He, along with two other top MicroStrategy executives, settled fraud allegations brought against the firm by the United States Securities and Exchange Commission in December 2000 over claims that it had misstated revenues, inflating profits into losses.
Before the SEC case, when MicroStrategy shares soared due to an incorrect story about their revenue, Saylor had pledged $100 million to create an online university with the goal of “free education for everyone on earth.” Even though this seems like a tall order that hasn’t been met yet, it’s one he’s still working towards.
According to the organization, after restating its earnings for 1997 through 2000, the firm’s share price plummeted from $333 to $33 in a few months, including a 60% single-day plunge.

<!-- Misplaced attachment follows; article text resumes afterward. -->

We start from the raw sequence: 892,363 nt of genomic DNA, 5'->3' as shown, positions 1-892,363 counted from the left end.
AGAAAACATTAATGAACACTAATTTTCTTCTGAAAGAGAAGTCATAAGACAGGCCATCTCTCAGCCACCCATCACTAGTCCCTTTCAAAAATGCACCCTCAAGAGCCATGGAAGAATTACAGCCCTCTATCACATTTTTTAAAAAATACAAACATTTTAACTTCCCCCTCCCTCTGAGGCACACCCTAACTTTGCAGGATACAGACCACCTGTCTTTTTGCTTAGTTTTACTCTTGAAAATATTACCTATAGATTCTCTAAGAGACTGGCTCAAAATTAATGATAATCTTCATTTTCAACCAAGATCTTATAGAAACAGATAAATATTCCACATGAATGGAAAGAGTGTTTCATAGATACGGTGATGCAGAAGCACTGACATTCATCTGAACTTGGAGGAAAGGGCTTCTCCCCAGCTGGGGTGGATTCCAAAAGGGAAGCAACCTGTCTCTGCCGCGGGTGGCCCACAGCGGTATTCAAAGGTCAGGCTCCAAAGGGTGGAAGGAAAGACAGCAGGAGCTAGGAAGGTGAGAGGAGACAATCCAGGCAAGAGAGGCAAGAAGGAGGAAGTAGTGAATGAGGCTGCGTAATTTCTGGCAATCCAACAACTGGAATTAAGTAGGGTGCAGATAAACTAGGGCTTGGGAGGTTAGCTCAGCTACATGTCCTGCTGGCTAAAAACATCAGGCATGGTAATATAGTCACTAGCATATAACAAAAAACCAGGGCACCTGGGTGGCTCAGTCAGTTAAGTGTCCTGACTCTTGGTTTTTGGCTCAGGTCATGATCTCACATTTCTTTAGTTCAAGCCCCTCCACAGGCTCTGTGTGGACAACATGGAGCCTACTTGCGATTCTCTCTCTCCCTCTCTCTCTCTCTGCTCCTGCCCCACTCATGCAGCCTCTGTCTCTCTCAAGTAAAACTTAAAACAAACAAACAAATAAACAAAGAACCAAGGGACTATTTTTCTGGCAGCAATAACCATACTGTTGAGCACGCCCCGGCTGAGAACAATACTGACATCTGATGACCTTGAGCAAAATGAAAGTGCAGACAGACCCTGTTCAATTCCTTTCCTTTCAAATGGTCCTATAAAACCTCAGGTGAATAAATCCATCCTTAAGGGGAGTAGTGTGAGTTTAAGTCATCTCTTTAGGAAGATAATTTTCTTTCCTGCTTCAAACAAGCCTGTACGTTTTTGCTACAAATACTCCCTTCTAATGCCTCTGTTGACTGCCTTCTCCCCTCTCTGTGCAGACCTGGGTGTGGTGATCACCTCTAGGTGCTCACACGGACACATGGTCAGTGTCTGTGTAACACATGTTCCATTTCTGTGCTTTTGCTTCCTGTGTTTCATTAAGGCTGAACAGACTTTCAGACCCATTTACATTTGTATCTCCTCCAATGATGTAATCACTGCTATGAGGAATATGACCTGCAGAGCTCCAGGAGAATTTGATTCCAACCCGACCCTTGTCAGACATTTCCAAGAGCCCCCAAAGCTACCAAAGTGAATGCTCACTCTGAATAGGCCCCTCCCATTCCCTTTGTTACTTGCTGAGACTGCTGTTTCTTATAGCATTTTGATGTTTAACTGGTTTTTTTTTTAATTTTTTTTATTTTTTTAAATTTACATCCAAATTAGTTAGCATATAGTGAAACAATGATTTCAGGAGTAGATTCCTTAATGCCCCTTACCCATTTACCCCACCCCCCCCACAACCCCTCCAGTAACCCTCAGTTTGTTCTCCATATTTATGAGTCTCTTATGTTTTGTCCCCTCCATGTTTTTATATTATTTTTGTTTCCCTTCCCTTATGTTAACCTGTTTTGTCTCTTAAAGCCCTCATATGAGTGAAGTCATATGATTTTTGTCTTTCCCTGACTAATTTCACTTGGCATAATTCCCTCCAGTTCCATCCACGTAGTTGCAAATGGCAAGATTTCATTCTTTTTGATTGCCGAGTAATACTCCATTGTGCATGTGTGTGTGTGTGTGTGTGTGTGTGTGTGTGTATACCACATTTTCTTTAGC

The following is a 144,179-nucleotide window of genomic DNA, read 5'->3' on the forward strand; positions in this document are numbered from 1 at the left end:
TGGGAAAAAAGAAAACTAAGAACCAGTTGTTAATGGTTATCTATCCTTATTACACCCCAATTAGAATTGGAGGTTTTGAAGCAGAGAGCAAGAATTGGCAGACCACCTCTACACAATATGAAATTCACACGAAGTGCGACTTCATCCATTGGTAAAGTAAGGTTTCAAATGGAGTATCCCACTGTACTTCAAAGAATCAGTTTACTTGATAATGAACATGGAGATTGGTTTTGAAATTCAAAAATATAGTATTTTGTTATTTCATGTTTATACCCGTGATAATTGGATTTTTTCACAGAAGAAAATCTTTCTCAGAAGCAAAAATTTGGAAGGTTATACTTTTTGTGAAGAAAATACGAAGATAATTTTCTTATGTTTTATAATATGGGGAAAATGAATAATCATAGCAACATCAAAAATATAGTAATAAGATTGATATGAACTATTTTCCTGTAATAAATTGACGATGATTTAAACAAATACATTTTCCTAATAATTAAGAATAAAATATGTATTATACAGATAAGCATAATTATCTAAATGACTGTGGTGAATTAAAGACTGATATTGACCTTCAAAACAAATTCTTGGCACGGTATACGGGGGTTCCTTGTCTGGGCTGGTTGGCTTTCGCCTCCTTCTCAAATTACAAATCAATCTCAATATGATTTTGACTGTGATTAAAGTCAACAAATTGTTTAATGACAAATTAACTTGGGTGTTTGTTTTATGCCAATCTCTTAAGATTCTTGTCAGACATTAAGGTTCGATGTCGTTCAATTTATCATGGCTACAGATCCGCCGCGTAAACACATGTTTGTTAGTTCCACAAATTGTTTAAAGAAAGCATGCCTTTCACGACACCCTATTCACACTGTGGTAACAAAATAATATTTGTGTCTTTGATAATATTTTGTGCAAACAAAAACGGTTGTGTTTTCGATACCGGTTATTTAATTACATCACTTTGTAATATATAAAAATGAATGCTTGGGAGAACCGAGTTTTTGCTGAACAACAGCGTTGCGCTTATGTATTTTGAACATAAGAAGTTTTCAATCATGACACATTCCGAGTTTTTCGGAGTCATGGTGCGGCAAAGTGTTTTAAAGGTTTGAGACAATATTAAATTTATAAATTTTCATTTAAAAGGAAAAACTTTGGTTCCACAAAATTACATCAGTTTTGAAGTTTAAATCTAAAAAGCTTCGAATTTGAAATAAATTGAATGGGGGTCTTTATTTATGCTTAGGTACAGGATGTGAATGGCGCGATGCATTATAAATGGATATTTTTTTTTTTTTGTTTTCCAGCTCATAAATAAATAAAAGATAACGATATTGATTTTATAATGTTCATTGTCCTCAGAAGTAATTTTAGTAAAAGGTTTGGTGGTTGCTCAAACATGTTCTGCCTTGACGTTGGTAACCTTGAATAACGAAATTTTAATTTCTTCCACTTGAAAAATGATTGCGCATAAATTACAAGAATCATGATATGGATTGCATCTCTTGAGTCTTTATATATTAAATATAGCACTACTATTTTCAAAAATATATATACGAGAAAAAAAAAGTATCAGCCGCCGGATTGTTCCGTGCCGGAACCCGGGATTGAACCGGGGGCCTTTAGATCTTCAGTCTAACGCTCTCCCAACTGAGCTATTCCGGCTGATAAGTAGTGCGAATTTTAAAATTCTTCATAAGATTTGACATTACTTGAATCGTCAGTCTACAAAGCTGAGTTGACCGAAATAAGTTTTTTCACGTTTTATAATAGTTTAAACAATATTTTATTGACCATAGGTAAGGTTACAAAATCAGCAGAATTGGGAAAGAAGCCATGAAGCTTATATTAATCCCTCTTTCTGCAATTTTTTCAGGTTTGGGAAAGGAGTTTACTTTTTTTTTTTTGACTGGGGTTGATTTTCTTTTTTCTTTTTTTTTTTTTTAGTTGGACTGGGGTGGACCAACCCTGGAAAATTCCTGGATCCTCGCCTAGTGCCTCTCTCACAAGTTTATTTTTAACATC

The three officers and the company agreed to pay $11 million to settle the charges without admitting any guilt.
Saylor, as a majority shareholder, took the brunt of the financial damage and reportedly is no longer a billionaire.
Time and Bitcoin have a way of healing all wounds, and it isn’t just MicroStrategy that has put its money where its mouth is. Saylor is said to own roughly $300 million in bitcoin today, at current rates.
Given his stake in MicroStrategy, Saylor may be worth as much as $3 billion.